mourner's prayer is problematic.

On pg. 36, though, he quotes from a tract entitled Otiyot d'Rabbi Akiba
at the Ot Zayin that the Kaddish can save a soul from hell.  The book
appeared no later than the 8th century, maybe 300 years prior to the
Mahzor Vitry.  Although it is actually the Kaddish d'Rabanan, it is
nevertheless connected to the dead.  On pg. 42, he recounts the story as
recorded in the Mahzor Vitry of Rabbi Akiba and the naked man carrying
wood for coal in the cemetery and also notes that the tractate Sofrim
has the kaddish being said at the cemetery although not as an ongoing
mourner's kaddish as we know it today.

I strongly recommend reading his study passages there.

Yisrael Medad


From: Ira L. Jacobson <laser@...>
Date: Thu, 21 Apr 2005 12:37:00 +0300
Subject: Re: LeChaparat Pasha

Nathan Lamm <nelamm18@...> quoted RET as follows, on Tue, 19 Apr
2005 05:58:10 -0700 (PDT):

      Elazar Tietz wrote:

      "The siddur actually says Cheshvan to Adar II, since the
      b'racha is not said on Rosh Hashana."

      "However, before our fixed calendar, when the decision was
      made each year whether or not to add a month, the Talmud in
      Sanhedrin states that the decision could not be made until
      after Rosh Hashana. Hence, the addition for the leap year is
      not made until then."

There appear to be five minhagim on this subject:

1.      To say "ulekhaparat pesha" every Rosh Hodesh, every year.

2.      To say "ulekhaparat pesha" every Rosh Hodesh, the whole leap

3.      To say "ulekhaparat pesha" every Rosh Hodesh until Rosh Hodesh
Nisan during the leap year.

4.      To say "ulekhaparat pesha" only Rosh Hodesh Adar II.

5.      Never to say "ulekhaparat pesha."

These minhagim are well established; references to who says what and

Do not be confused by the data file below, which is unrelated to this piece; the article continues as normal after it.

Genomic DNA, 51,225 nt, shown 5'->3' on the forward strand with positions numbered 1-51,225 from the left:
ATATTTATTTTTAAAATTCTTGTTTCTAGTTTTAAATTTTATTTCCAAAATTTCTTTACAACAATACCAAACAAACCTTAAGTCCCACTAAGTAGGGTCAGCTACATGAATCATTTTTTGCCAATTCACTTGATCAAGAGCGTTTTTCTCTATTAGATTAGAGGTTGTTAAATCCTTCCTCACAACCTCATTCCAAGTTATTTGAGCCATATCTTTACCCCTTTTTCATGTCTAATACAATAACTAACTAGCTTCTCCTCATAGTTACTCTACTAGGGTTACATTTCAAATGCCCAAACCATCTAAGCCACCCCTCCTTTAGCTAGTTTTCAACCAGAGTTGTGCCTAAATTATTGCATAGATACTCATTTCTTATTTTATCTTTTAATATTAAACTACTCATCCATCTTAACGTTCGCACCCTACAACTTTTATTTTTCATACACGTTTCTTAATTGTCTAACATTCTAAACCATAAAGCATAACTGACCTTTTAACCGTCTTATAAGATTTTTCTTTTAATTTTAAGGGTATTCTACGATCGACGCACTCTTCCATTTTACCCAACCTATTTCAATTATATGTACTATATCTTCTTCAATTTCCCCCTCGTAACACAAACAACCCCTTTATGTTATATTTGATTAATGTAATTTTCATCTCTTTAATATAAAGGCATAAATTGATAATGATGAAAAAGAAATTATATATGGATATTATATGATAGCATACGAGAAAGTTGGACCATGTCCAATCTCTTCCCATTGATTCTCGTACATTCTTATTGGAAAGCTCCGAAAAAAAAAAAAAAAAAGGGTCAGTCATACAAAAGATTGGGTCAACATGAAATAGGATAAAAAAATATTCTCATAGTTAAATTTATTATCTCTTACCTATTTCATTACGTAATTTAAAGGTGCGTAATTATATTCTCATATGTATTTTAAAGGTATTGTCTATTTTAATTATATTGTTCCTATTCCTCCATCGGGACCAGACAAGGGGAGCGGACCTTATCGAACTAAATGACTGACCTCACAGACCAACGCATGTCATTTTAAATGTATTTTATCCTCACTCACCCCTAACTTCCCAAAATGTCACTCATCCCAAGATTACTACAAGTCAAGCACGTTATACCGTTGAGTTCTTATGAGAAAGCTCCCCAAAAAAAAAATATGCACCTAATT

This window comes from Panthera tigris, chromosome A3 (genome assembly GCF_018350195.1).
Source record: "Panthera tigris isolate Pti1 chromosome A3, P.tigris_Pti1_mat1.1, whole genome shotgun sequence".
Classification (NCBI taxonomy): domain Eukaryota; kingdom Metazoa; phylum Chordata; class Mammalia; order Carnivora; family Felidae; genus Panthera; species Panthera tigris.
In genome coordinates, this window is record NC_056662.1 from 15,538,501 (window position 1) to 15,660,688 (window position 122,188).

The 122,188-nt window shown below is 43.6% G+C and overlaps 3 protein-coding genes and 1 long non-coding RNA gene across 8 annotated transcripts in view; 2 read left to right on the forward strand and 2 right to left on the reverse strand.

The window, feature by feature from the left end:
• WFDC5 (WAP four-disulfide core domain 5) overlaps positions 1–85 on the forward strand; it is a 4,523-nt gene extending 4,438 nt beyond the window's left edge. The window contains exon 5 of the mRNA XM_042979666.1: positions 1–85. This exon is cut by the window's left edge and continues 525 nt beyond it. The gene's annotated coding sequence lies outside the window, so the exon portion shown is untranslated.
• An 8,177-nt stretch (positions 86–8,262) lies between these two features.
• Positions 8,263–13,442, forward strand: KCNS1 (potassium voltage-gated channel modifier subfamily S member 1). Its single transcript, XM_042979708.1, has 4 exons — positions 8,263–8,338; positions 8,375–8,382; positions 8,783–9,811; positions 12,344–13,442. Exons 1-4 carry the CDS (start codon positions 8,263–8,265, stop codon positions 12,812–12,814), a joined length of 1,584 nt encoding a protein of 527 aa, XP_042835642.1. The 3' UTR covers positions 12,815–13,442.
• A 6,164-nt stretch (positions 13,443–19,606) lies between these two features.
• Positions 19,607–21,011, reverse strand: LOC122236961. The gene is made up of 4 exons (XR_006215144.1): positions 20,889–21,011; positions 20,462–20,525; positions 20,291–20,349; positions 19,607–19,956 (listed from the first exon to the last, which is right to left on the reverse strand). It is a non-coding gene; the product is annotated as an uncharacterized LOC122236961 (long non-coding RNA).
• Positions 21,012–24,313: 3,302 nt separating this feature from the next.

where they are documented appear in Lu'ah Davar Be`ito for the first day
of Rosh Hodesh Marheshvan.

IRA L. JACOBSON         


From: Ben Katz <bkatz@...>
Date: Wed, 20 Apr 2005 14:12:46 -0500
Subject: Re: Mashiv Haruach Umorid Hagashem/Hageshem

>From: David Roth <davidyonah@...>
> > Rav Kaminetsy in Emet L'Yaakov on the Chumash (I can't remember the
> > exact location but it is the first time that 'atah' appears with a
> > stress on the first syllable but with a patach, rather than a kamatz
> > under the aleph) argues strongly for the non-pausal geshem, but pausal
> > hatol.
> > His reasoning is that morid hageshem is connected to the next phrases
> > mechalkel chayyim etc, but morid hatol is not.
>According to Siddur Ezor Eliyahu, the GR"A said tal with a patach.
>Interestingly, his Nusach was mashiv horuach umorid hatal.

         I don't know about the GRA's nusach, but in my opinion the
phrase should be "mashiv haruach umorid hatal" just as the phrase is
"mashiv haruach umorid hagashem".  Wind is the same winter or summer.
Just look at tefillat tal and you will see the whole phrase there.  the
only reason (some) people only say "umorid hatal" is that old sidurim
were too cheap to reprint any words that were the same, so they would
print "mashiv haeruach umorid hagashem" and under "umorid hagashem"
printed "umorid hatal" and people just started saying "umorid hatal" by

Ben Z. Katz, M.D.
Children's Memorial Hospital, Division of Infectious Diseases
2300 Children's Plaza, Box # 20, Chicago, IL 60614
e-mail: <bkatz@...>


From: David Glasner <DGLASNER@...>
Date: Wed, 20 Apr 2005 13:15:21 -0400
Subject: RE: Pronounciation / Siddurs

> From memory, it's an explicit statement in the Mishnah Berurah (I
> don't recall where), who writes that the first two words of the
> kaddish are Hebrew and should be pronounced with a tzere.

To which Ira L. Jacobson added

>This MB 56:2 is based on the Gra's contention in Ma`ase Rav that these
>words are Hebrew, which he bases on "vehisgadilti vehisqadishti," in
>Ezekiel 38:23.  I do not have the insight to understand why this is a
>proof that the two parallel words in qaddish must be Hebrew.  (After
>all, we have the biblical "ma`ala ma`ala," which gets into the qaddish
>as "le`eyla le`eyla".)  But even if they are really Hebrew, both
>pairs--yisgadal veyisqadash, as well as yisgadel veyisqadesh--are
>legitimate Hebrew forms.

I always thought that yisgadel veyisqadesh was a Litvishe thing until I
heard qaddish pronounced that way in a vishnitzer shtibel in B'nei Braq.
When I asked my cousin if therer were Litvaks who were Vishnitzers, he
told me that was how Vishnitz pronounced it and that is the way it is
spelled out in their siddurim.

David Glasner


End of Volume 47 Issue 81